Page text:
Knowledge about the future self may engage cognitive processes typically ascribed to episodic memory, such as awareness of the future self as an extension of the current self (i.e., autonoetic awareness) and the construction of future events. In a prior study (Tanguay et al., 2018), temporal orientation influenced the Late Positive Component (LPC), an ERP correlate of recollection. The LPC amplitude for present traits was intermediate between semantic and episodic memory, whereas thinking about one's future traits produced a larger LPC amplitude that was similar to episodic memory. Here, we examined further the effect of temporal orientation on the LPC amplitude and investigated if it was influenced by whether knowledge concerns the self or another person, with the proximity of the other being considered. Participants verified whether traits (e.g., Enthusiastic) were true of themselves and the "other," both now and in the future. Proximity of the other person was manipulated between subjects, such that participants either thought about the typical traits of a close friend (n = 31), or those of their age group more broadly (n = 35). Self-reference and temporal orientation interacted: The LPC amplitude for future knowledge was larger than for present knowledge, but only for the self. This effect of temporal orientation was not observed when participants thought about the traits of other people. The proximity of the other person did not modify these effects. Future-oriented cognition can engage different cognitive processes depending on self-reference; knowledge about the personal future increased the LPC amplitude unlike thinking about the future of other people. Our findings strengthen the notion of self-knowledge as a grey area between semantic and episodic memory.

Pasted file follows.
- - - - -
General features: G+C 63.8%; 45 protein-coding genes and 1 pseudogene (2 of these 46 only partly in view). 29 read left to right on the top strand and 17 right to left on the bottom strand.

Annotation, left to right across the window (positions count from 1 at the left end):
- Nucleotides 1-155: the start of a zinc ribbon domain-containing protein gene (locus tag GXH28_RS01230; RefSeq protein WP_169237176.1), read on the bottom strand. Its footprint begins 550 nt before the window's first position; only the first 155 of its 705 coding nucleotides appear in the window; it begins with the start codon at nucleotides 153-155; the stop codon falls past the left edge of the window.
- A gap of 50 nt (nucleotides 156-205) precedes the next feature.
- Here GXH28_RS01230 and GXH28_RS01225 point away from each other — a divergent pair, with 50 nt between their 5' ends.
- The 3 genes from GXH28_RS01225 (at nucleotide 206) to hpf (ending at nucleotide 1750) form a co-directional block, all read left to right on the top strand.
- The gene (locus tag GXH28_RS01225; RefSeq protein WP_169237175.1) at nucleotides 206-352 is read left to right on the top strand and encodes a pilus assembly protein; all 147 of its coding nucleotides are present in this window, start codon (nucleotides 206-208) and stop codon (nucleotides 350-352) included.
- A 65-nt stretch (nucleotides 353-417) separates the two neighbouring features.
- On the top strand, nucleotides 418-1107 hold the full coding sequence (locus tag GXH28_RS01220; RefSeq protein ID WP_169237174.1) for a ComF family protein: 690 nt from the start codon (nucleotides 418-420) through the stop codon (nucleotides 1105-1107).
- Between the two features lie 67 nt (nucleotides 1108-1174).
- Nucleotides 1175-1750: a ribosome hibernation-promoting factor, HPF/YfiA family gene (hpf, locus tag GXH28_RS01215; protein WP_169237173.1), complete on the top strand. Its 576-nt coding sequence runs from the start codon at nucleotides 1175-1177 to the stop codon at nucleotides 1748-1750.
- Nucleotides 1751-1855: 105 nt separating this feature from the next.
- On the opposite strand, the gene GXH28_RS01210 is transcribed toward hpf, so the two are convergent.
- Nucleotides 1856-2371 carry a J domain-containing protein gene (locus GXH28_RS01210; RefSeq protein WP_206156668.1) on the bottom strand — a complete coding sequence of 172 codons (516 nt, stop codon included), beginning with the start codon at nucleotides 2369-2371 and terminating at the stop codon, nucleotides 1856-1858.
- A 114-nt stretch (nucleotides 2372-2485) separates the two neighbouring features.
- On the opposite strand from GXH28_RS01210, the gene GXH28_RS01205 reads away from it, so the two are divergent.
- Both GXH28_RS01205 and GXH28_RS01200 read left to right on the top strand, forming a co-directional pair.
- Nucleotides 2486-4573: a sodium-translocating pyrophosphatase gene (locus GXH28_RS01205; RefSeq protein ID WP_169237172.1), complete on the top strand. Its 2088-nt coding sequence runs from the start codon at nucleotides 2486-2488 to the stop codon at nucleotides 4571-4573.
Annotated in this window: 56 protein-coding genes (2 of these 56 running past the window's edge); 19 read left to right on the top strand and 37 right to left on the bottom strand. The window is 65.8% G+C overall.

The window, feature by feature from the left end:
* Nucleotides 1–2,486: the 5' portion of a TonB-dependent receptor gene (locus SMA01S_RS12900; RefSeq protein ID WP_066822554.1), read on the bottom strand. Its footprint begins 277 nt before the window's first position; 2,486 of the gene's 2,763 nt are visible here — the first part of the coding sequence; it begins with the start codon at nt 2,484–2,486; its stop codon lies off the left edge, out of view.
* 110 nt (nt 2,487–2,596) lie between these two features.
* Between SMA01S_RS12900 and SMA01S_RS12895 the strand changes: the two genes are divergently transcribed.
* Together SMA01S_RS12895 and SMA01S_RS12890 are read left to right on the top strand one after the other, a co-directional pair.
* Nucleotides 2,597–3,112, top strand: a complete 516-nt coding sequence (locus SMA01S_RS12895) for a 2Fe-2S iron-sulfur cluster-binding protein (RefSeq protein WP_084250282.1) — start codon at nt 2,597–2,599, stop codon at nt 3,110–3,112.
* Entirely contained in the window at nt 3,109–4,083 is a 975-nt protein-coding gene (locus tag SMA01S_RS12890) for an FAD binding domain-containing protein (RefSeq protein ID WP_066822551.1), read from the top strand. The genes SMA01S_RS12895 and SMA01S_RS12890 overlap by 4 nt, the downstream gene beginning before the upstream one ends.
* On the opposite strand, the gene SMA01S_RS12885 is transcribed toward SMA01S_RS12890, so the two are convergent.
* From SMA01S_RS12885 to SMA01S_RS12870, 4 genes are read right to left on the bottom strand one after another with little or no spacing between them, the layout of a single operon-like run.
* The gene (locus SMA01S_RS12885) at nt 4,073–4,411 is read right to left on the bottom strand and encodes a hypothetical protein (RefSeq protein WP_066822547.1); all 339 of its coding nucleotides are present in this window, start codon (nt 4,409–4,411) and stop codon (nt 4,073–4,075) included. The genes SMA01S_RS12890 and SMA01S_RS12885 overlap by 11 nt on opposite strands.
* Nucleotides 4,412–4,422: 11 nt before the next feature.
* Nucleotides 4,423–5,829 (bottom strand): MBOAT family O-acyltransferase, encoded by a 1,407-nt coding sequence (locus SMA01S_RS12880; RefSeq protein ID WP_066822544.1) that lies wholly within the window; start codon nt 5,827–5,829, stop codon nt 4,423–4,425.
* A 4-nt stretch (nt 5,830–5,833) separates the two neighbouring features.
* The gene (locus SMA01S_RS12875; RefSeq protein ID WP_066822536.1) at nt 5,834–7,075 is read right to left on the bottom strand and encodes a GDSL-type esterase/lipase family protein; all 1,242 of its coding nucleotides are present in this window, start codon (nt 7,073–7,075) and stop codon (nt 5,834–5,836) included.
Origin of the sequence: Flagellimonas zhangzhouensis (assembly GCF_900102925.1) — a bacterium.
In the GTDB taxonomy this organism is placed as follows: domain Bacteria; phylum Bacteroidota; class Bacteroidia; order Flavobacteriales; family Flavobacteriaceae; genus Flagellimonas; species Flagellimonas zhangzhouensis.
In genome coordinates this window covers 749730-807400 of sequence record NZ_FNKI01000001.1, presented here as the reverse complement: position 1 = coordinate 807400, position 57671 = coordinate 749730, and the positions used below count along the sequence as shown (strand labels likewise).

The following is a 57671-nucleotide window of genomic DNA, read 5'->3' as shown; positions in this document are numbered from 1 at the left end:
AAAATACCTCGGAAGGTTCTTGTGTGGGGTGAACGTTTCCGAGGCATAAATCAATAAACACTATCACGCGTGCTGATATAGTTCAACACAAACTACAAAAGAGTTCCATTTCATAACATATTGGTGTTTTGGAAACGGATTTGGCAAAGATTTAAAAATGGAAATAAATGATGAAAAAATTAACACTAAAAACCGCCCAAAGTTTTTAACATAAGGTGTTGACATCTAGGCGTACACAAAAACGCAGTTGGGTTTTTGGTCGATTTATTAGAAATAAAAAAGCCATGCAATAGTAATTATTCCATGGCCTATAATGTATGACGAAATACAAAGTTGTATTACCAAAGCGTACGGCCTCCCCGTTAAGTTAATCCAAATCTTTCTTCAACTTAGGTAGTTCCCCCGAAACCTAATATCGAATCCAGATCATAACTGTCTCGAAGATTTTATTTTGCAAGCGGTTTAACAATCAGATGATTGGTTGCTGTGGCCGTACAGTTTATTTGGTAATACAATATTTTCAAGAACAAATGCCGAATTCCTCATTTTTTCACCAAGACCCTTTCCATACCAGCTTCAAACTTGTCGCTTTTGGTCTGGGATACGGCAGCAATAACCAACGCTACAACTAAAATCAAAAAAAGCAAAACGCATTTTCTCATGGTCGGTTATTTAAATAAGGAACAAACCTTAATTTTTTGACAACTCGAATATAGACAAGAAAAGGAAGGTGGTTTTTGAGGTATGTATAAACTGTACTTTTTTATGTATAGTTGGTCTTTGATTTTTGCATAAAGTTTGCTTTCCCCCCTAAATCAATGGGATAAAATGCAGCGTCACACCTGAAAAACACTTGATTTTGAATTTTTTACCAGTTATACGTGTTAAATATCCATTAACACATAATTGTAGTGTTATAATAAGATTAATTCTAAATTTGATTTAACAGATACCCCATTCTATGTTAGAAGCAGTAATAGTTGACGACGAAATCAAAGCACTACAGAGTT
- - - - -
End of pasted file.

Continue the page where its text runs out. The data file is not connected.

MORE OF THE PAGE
Keywords: Episodic memory; Future thinking; Late positive component (LPC); Personal semantics; Personality traits; Self-knowledge.
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